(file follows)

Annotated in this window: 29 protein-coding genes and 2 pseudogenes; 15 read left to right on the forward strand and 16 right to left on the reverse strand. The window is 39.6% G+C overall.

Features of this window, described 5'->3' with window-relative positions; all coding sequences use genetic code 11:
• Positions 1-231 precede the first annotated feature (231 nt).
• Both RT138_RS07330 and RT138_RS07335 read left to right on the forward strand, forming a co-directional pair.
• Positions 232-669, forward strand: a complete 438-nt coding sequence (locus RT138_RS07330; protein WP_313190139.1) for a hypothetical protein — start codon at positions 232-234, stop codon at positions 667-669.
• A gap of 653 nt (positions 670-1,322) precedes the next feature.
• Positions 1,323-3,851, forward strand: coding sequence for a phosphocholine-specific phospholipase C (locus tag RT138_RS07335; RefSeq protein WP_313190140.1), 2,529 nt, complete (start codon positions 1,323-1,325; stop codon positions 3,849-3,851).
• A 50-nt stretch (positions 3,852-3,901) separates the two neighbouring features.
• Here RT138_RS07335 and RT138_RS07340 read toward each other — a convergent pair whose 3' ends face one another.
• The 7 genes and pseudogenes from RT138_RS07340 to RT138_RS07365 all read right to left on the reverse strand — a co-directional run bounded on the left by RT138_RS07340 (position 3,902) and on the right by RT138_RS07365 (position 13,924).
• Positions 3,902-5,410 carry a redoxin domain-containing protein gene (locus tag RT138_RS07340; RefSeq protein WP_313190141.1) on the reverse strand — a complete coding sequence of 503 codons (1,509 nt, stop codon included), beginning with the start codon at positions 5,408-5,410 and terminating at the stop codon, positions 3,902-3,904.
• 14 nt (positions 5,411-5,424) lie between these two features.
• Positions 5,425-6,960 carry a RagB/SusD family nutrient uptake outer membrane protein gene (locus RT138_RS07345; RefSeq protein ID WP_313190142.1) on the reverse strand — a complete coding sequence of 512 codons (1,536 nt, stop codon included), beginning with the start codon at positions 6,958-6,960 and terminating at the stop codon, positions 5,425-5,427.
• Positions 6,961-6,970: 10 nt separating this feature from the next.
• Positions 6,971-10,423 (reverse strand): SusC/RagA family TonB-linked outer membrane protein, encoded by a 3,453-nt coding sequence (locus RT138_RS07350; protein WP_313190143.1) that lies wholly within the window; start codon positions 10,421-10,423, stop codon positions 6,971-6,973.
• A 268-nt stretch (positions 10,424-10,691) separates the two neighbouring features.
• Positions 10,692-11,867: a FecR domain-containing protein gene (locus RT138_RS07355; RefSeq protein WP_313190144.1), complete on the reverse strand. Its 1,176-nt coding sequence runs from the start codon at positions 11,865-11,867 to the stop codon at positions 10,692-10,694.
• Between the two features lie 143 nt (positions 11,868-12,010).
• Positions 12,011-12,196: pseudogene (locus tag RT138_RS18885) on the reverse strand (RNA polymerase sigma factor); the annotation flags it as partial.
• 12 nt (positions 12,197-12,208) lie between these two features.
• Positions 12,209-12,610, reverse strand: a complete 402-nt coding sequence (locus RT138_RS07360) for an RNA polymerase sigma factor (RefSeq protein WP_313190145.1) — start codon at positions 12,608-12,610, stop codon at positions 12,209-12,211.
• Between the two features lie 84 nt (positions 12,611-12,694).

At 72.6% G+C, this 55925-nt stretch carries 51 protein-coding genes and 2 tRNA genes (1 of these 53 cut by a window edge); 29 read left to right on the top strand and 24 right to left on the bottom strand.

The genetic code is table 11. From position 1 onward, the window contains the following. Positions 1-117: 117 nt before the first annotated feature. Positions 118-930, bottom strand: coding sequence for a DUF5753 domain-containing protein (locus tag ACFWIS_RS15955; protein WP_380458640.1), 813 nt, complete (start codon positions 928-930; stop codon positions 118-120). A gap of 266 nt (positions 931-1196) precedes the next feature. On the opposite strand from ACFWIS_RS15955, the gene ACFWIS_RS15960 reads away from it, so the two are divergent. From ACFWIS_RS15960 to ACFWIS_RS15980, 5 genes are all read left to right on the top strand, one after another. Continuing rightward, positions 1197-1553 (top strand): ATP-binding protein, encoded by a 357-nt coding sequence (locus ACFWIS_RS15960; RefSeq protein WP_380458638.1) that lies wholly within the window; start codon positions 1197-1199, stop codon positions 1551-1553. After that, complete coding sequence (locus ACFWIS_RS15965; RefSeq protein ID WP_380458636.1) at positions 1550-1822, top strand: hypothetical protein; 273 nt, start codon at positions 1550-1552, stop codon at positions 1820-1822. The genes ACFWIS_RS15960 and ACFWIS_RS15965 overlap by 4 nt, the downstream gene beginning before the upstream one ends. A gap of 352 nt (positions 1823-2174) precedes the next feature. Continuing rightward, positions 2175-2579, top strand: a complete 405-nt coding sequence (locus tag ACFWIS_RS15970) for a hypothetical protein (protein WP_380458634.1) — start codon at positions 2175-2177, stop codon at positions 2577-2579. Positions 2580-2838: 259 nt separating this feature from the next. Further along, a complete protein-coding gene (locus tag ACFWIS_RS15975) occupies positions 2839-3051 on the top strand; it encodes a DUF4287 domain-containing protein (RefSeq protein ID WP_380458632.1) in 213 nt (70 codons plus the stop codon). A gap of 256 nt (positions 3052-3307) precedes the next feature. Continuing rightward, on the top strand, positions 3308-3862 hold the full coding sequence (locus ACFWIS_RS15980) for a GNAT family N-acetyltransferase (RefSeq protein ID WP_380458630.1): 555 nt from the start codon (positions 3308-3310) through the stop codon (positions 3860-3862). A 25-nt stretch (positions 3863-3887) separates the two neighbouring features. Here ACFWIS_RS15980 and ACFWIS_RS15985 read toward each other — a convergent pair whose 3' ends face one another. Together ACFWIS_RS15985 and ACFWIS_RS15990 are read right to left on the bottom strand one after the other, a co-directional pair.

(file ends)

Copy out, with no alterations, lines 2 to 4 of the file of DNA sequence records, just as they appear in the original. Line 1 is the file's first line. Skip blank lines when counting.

Features of this window, described 5'->3' with window-relative positions; all coding sequences use genetic code 11:
• Positions 1-231 precede the first annotated feature (231 nt).
• Both RT138_RS07330 and RT138_RS07335 read left to right on the forward strand, forming a co-directional pair.